Obama hopes Putin will change mind over Syria

Russian president warns US against military action in Syria, stating Russia would ‘react’

US president Barack Obama pauses while speaking about Syria during a joint news conference with Swedish prime minister Fredrik Reinfeldt  in Stockholm today. Photograph: Reuters

US president Barack Obama pauses while speaking about Syria during a joint news conference with Swedish prime minister Fredrik Reinfeldt in Stockholm today. Photograph: Reuters


President Barack Obama said today he hoped Russian president Vladimir Putin would change his position of opposing military action against military targets in Syria.

“Do I hold out hope that Mr Putin may change his position on some of these issues? I’m always hopeful, and I will continue to engage him,” Mr Obama told a news conference in Sweden.

Mr Obama added he had made appeals directly to Mr Putin on Syria, but so far he had resisted efforts to achieve UN Security Council action.

Earlier Mr Putin warned the US against launching military action in Syria, stating that Russia had “plans” on how it would react if such a scenario unfolded.

In an interview with Russia’s state Channel 1 television, Mr Putin said it was too early to talk about what Russia would do if the US attacked Syria but added: “We have our ideas about what we will do and how we will do it in case the situation develops toward the use of force or otherwise. We have our plans.”

US senators will begin a series of votes this afternoon to authorise a 90-day window for US military action against Syria, as the Obama administration’s campaign to win over sceptics in Congress gained momentum.

A new draft resolution was agreed by leaders of the Senate foreign relations committee after secretary of state John Kerry pressed a forceful case for striking against the Assad regime.

Earlier, Mr Obama secured the backing of the Republican leadership at a key White House meeting.

Using a visit to Sweden to build his case for limited military action against Syrian president Bashar al-Assad, Mr Obama insisted that the international community could not remain silent in the face of the “barbarism” of the August 21st chemical weapons attack he blamed on Syrian government forces.

“My credibility is not on the line. The international community’s credibility is on the line,” Mr Obama told a news conference in Stockholm.

“And America and Congress’ credibility is on the line, because we give lip service to the notion that these international norms are important.”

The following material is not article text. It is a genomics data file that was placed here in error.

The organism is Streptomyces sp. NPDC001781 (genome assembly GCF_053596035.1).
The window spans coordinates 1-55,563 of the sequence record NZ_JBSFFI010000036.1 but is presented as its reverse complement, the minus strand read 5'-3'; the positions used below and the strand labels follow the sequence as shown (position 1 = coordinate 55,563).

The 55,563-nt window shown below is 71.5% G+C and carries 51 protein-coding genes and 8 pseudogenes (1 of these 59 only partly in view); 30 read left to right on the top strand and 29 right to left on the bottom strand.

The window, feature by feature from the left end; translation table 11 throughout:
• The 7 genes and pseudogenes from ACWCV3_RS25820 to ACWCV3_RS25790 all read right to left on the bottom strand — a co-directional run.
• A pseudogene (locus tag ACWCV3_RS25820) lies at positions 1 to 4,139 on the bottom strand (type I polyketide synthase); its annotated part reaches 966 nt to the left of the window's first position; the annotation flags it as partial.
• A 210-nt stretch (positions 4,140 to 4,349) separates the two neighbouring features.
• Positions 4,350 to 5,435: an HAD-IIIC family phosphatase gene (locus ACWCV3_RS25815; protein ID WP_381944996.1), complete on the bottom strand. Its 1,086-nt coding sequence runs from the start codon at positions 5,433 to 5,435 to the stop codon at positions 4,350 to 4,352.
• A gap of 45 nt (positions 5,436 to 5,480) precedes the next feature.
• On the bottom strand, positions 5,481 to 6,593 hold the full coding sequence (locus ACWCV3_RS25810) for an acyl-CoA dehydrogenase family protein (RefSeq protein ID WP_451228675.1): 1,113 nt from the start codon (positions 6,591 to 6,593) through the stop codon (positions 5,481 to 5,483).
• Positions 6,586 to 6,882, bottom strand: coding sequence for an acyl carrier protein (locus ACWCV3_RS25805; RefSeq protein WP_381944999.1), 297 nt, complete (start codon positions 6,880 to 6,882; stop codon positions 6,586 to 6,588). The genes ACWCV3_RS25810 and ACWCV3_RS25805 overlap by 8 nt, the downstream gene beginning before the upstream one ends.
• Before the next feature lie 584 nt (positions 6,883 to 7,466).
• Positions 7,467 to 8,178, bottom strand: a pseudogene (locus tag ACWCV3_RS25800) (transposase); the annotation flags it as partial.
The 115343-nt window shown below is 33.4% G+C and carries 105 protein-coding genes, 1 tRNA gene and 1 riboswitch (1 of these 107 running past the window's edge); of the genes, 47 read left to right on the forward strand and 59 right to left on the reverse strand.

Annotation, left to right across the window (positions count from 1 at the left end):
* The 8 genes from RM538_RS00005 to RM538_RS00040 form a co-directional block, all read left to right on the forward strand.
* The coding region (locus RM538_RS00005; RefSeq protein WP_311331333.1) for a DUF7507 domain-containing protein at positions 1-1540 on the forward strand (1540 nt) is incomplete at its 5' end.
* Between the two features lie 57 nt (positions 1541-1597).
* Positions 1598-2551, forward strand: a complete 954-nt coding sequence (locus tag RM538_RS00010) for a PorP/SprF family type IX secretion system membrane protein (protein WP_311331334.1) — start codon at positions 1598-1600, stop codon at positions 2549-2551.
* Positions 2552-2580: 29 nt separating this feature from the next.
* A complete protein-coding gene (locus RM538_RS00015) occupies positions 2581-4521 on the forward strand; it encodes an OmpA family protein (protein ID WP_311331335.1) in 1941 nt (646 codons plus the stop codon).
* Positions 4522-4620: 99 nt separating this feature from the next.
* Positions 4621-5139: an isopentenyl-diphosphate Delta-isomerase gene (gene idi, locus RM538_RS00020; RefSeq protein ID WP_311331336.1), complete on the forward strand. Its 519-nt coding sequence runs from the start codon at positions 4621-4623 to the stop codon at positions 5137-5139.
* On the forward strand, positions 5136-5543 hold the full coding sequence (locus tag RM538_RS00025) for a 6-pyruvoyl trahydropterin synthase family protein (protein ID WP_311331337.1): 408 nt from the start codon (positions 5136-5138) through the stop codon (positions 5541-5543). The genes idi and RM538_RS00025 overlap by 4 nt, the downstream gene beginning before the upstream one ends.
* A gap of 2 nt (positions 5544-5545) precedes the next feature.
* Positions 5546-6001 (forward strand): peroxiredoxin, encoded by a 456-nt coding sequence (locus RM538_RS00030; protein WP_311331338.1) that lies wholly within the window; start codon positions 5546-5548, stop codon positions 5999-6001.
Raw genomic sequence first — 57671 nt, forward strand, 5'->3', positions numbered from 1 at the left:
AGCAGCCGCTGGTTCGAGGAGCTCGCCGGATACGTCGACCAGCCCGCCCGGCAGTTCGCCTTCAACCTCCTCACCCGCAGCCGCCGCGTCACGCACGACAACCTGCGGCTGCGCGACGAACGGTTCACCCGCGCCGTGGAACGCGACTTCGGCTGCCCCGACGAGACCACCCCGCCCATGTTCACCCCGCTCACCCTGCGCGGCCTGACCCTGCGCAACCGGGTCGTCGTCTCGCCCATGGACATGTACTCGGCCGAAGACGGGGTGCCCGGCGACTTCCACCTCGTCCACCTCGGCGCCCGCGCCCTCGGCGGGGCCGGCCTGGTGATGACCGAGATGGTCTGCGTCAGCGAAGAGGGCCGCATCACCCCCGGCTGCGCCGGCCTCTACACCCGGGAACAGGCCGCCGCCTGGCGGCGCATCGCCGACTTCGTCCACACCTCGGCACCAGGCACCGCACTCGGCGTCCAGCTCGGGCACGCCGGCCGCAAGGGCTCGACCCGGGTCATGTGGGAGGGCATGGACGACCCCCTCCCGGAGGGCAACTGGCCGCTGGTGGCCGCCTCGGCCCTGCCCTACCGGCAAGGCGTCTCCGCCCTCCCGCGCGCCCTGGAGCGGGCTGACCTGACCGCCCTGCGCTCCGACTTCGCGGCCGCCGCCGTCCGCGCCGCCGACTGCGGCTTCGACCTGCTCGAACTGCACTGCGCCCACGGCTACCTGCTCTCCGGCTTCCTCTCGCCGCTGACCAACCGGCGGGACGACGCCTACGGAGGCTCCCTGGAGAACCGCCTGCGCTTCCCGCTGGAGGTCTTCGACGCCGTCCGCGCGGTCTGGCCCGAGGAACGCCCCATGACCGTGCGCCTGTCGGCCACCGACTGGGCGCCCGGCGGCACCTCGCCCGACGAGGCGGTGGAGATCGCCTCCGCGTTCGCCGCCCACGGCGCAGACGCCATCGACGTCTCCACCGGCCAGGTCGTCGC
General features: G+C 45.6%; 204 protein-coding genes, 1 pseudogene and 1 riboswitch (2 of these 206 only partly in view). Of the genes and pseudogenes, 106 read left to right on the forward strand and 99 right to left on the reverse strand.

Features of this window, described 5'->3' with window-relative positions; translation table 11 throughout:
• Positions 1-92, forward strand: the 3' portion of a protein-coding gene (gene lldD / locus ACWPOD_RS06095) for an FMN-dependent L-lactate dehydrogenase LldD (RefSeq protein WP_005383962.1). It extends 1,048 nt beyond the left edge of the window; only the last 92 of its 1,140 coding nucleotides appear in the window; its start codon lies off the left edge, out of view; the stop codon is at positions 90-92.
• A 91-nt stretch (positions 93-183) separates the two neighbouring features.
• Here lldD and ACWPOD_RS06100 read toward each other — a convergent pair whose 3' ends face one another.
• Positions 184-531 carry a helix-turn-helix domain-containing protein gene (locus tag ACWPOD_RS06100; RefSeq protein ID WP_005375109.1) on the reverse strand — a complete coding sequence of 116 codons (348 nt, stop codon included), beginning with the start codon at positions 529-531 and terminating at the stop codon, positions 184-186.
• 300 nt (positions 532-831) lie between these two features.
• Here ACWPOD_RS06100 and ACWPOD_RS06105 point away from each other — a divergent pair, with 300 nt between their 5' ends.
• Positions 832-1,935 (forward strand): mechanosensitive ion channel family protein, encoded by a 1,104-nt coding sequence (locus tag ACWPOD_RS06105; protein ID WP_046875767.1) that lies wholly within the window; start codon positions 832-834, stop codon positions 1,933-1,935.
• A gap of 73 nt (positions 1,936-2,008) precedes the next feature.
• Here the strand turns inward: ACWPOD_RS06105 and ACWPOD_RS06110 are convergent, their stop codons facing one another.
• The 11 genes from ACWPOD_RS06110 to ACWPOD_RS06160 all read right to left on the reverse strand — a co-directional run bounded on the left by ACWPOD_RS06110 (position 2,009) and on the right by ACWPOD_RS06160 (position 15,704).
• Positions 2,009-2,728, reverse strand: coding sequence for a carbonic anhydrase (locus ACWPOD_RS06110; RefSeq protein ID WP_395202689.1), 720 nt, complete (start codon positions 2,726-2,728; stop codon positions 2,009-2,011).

Just a day before he travels to St. Petersburg to attend a G20 summit hosted by Mr Putin, Mr Obama said he held out hope that the Russian president would back away from his support for Dr Assad.

Mr Obama’s comments came after Mr Putin offered a glimpse of potential international compromise over Syria today by declining to entirely rule out Russian backing for military action as he prepared to host a summit of world leaders.

At the same time, Mr Putin said any strike on Syria would be illegal without UN support.

Mr Obama has taken a big political gamble by delaying military action in Syria and instead trying to convince a divided US Congress to grant authorization for a strike on government targets in Syria.

Aides say that even as Mr Obama travels he will stay on top of the congressional debate raging back in Washington, where his national security team has waged an intensive campaign to ease the concerns of reluctant lawmakers and a war-weary American public.

Earlier today Senator John McCain, a leading Republican voice on military affairs, said he does not support a Senate panel’s draft resolution authorizing the use of force in Syria.

“There are a number of people who are unhappy,” Mr McCain told reporters on Capitol Hill.

The Senate Foreign Relations Committee draft was narrower than the request made by President Barack Obama, and the panel, of which Mr McCain is a member, may vote on it later today. Mr McCain has long favoured US intervention in the Syrian civil war.

While declaring that he believes Congress will give him approval, Mr Obama ratcheted up the pressure for swift legislative action, saying inaction could embolden Dr Assad to carry out further attacks.

“The question is how credible is Congress when it passes a treaty saying we have to forbid the use of chemical weapons,” Mr Obama said.

Mr Obama declined to say whether he would proceed with a military strike even if Congress rejected the plan.

But he said he was not required by law to put the matter before Congress and made clear he reserves the right to act to protect US national security.

Mr Obama will fly to St Petersburg tomorrow to take part in an annual two-day summit of the Group of 20 leading economies, a gathering sure to be dominated by tensions over Syria.

Mr Obama’s three-day foreign trip offers a chance to lobby world leaders for their support and possibly shore up a shaky international coalition against Syria.

Any attack on Syria is likely on hold until at least next week, the earliest timeframe for a vote by lawmakers, who formally reconvene on September 9th after their summer break.

Mr Obama faces a tough fight in Congress for endorsement of military action over what Washington says was the killing of 1,400 people in a chemical weapons attack carried out by Dr Assad’s forces.